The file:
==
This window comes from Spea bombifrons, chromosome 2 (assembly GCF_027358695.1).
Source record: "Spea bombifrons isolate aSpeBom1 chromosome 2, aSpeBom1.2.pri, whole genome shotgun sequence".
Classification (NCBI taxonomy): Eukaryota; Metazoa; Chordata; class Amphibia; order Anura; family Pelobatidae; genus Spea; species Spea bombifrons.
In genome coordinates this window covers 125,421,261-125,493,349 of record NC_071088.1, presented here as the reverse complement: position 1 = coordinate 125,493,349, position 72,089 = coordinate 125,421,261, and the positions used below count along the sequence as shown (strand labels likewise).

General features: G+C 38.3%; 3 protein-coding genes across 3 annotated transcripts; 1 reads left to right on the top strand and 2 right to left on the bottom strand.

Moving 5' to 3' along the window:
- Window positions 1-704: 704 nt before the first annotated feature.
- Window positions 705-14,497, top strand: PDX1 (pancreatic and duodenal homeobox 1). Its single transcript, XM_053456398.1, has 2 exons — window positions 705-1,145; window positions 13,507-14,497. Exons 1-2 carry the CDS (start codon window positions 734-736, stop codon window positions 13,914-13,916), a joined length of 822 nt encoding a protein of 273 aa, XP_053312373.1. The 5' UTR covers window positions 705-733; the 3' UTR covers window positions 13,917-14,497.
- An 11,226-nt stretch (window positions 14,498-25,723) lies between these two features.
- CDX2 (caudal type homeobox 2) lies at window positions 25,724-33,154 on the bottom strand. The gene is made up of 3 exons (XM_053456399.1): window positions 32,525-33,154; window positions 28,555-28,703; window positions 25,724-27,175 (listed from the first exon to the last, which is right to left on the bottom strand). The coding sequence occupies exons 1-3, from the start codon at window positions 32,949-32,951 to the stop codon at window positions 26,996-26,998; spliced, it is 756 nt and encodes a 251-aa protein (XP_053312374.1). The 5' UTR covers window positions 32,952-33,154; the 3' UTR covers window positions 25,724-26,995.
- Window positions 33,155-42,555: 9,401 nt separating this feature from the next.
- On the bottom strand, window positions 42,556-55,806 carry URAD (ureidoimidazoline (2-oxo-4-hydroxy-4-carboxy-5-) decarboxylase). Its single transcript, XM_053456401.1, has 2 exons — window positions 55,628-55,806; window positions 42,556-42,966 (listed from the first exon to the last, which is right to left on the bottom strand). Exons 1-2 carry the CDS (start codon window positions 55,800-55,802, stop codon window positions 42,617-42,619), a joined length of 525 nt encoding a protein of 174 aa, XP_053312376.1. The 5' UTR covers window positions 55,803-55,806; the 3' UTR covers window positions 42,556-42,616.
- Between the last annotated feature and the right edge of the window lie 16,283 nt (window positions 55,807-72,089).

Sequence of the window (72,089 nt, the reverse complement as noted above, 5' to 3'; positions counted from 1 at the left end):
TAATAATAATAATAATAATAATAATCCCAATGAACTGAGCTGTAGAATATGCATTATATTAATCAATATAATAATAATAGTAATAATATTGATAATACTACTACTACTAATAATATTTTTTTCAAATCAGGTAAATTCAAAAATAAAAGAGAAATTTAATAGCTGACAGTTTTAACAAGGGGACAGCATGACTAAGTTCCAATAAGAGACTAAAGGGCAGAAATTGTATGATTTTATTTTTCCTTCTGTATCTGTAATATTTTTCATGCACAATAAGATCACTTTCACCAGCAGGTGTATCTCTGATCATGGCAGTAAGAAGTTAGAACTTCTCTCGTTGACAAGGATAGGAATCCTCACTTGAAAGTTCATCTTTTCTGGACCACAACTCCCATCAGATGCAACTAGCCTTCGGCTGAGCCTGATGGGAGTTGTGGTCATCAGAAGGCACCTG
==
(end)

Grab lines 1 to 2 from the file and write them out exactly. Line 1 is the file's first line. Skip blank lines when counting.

This window comes from Spea bombifrons, chromosome 2 (assembly GCF_027358695.1).
Source record: "Spea bombifrons isolate aSpeBom1 chromosome 2, aSpeBom1.2.pri, whole genome shotgun sequence".